provide some basis for this to occur by inclusion of a wide variety of physical and technicalchallenges before the athlete performs the main part or subsequent parts of the session. Oftencoaches look at developing capacity through pushing their athletes further and harder in thetrack work alone. This can be damaging at a young age and doesn’t assist in developing the allround abilities required at a young age as part of the developmental process of the athlete. Take this thought a stage further. If the working capacity is assisted in being developed as partof the warm up routine, and not solely as part of the running session, then this means therunning session doesn’t need to be as long, large or difficult. It means it can be more qualityorientated - quality in terms of the speed the athletes can run and the technique they canperform the session with. Let’s bring in someone from outside of the coaching world to back upand promote this way of thinking. Abraham Lincoln is quoted as saying “Give me six hours tochop down a tree and I will spend the first four sharpening the axe.” By allowing the athletes todo the right physical and technical work and skill based exercises in the warm up routine we aresharpening the axe in readiness to perform at the optimum level. It might take a bit more timeand effort on both the athletes and coaches’ part, but look at the potential benefits in both theshort and long term development of your athletes.Some practical examples:Female U17 80m Hurdles athlete. Trains 2/3 times per week.Example session – Duration 90mins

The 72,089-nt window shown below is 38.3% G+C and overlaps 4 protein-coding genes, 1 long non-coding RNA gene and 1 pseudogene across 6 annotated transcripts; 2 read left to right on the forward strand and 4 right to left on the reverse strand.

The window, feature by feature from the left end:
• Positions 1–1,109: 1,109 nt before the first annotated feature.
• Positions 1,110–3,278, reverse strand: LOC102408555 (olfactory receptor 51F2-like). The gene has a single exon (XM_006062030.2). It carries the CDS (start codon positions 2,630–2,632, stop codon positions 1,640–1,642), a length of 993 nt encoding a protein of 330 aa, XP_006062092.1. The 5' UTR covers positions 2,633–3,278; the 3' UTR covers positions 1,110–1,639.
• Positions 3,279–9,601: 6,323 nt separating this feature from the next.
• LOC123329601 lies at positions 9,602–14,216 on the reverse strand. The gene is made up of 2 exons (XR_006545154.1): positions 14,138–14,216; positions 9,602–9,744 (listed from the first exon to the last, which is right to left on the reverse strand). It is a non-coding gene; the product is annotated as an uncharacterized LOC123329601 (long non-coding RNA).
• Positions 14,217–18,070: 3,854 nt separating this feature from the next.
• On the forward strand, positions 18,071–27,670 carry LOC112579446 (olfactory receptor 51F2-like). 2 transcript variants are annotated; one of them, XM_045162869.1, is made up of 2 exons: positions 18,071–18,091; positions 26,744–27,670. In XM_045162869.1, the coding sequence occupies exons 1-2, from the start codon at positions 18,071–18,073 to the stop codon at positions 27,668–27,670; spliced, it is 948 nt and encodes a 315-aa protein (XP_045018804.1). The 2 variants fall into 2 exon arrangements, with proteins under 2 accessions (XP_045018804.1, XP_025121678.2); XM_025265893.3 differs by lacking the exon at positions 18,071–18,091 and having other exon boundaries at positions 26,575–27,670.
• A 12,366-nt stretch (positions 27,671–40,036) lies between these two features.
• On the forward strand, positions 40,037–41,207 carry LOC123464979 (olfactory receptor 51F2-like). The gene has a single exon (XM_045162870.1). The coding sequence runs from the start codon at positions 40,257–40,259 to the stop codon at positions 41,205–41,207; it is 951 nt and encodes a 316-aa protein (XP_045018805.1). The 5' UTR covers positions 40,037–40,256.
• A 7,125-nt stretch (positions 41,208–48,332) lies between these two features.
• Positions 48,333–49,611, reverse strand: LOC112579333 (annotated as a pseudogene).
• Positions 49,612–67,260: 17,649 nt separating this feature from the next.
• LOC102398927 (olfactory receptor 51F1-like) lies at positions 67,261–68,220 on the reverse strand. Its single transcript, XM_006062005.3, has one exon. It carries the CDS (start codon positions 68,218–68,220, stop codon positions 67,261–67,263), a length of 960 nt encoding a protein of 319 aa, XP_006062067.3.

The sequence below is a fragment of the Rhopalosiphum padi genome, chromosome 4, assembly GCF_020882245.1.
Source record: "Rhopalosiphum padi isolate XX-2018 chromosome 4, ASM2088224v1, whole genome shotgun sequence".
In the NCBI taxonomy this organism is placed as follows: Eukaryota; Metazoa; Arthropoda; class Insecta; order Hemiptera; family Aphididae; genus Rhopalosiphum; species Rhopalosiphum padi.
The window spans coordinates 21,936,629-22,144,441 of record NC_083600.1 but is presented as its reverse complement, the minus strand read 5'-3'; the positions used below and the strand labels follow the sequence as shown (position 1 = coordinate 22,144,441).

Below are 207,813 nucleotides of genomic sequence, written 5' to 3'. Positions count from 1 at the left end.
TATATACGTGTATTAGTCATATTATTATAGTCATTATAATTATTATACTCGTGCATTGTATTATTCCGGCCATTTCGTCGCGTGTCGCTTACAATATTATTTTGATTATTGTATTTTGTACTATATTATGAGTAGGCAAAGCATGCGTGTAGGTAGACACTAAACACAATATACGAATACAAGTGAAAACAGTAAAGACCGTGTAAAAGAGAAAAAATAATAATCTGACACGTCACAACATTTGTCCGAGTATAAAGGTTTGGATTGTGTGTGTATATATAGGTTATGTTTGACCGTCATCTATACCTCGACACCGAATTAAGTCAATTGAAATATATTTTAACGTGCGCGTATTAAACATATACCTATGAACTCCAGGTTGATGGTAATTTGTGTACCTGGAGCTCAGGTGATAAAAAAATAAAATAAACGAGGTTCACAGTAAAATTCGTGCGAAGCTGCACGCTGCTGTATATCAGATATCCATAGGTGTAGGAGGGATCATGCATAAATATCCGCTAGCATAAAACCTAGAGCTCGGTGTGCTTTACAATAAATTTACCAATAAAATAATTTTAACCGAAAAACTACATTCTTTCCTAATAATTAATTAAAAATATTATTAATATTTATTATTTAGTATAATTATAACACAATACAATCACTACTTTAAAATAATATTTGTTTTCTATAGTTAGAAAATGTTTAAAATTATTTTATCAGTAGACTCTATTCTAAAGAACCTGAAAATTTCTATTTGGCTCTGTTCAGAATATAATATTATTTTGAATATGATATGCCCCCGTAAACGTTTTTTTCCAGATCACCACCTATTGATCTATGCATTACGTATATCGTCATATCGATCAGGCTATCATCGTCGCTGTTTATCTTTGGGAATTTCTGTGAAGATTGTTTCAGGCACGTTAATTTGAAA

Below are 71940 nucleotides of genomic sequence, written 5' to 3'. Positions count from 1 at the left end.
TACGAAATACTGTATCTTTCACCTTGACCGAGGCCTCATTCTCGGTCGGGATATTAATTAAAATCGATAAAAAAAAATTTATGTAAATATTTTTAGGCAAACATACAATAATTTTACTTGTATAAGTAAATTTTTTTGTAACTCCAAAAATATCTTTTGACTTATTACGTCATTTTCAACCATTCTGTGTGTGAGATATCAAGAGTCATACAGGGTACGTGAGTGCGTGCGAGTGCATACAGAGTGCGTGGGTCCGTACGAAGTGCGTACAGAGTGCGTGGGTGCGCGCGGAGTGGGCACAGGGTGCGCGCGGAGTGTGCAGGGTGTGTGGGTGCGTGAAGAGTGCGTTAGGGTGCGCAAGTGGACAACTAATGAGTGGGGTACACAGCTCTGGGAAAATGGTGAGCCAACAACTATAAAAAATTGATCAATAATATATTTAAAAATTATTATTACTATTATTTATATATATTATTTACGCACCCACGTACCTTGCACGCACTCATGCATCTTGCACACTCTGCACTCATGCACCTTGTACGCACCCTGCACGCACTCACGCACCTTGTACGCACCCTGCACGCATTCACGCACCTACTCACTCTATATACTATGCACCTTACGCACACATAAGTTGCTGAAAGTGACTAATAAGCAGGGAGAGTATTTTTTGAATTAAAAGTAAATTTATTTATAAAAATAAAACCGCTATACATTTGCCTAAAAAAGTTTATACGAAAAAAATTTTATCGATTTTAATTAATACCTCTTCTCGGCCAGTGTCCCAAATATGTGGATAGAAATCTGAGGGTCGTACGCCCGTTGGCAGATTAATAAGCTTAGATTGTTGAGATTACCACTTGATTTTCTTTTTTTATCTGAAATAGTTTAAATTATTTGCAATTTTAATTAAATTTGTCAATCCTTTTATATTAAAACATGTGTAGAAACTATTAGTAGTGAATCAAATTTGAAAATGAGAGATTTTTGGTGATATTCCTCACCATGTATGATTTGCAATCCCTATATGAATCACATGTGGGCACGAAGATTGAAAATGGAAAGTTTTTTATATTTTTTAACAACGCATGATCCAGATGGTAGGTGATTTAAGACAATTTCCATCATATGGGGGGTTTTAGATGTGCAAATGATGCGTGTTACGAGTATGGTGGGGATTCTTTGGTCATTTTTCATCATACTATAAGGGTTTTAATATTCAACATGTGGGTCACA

2 laps Jog and Skip
Activation and Mobilisation exercises from warm up sheet (see below)
Hurdle Walkover exercises 4/5 exercises over 6/8 hurdles increasing speed and specificityof movements
Weightlifting Skills – bar drills learning basic of squats and Olympic lifts
Running & Coordination Drills – 4/5 drills over 15-30m mixing in running strides betweendrills or drill directly into stride
Accelerations over 15-25m from various starting positions
Hurdling – some skills work with isolation and 5 strides followed by 3 stride runs over 3-6hurdles with adjusted spacings
Speed Endurance – using short distances with short recoveries eg 3x60m with 60secrecovery repeated 2 times with 8-12mins recovery Then either:
Med Ball Throws Circuit – power development
Core Circuit – general strength exercises for trunk
Barbell weights – slightly slower and heavier exercises not done pre-running eg squats,lunges with light barbell
Would you believe we can get through this in 90 minutes?
Where does the warm up end and thesession begin? By being planned it is a pretty straightforward process and the athlete will alwaysget through 7-9 different units of work within the session. A lot of time spent sharpening the axe– but when she runs, she runs fast and has the recoveries required to allow this to happen. This is week 1 of the training year in October 2010 which my group of athletes completed. Theyare aged 18+ and have some training history – normally 2-4 years. Many of the athletes in week1 I had not yet met or coached.
Each day they did some jogging and skipping at the start of the session includingmultidirectional jogs, crossovers, backwards etc.
This was followed by a small number of set mobilisation and activation exercises whichthey were coached in as they learned the techniques.
Then they performed various running and coordination drills which they were taught andcoached in.